Loss aversion and inhibition in dynamical models of multialternative choice

Marius Usher*, James L. McClelland

*Corresponding author for this work

Research output: Contribution to journalReview articlepeer-review

Abstract

The roles of loss aversion and inhibition among alternatives are examined in models of the similarity, compromise, and attraction effects that arise in choices among 3 alternatives differing on 2 attributes. R. M. Roe, J. R. Busemeyer, and J. T. Townsend (2001) have proposed a linear model in which effects previously attributed to loss aversion (A. Tversky & D. Kahneman, 1991) arise from attention switching between attributes and similarity-dependent inhibitory interactions among alternatives. However, there are several reasons to maintain loss aversion in a theory of choice. In view of this, an alternative theory is proposed, integrating loss aversion and attention switching into a nonlinear model (M. Usher & J. L. McClelland, 2001) that relies on inhibition independent of similarity among alternatives. The model accounts for the 3 effects and makes testable predictions contrasting with those of the Roe et al. (2001) model.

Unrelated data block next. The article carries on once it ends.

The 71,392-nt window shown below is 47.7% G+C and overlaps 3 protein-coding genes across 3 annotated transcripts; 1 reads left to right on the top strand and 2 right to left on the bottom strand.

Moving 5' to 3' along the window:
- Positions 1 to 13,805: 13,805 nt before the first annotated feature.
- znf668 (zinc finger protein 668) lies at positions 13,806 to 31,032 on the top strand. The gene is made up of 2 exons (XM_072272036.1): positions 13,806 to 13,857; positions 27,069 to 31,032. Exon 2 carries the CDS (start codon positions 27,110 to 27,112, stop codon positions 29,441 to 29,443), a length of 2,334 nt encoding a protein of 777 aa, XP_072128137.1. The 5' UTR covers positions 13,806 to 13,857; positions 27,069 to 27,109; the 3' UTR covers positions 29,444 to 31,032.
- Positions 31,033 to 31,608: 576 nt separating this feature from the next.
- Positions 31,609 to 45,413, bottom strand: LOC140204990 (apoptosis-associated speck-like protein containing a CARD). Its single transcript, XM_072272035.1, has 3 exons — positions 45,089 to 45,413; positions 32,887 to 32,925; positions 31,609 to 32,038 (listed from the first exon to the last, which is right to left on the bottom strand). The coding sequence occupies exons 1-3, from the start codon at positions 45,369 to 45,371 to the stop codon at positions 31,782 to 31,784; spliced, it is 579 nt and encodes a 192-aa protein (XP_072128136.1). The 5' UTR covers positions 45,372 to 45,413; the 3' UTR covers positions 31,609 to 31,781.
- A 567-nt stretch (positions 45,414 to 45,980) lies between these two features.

Original languageEnglish
Pages (from-to)757-769
Number of pages13
JournalPsychological Review
Volume111
Issue number3
DOIs
StatePublished - Jul 2004
Externally publishedYes

Funding

FundersFunder number
National Institute of Mental HealthP50MH064445

    Fingerprint

    Dive into the research topics of 'Loss aversion and inhibition in dynamical models of multialternative choice'. Together they form a unique fingerprint.

    Cite this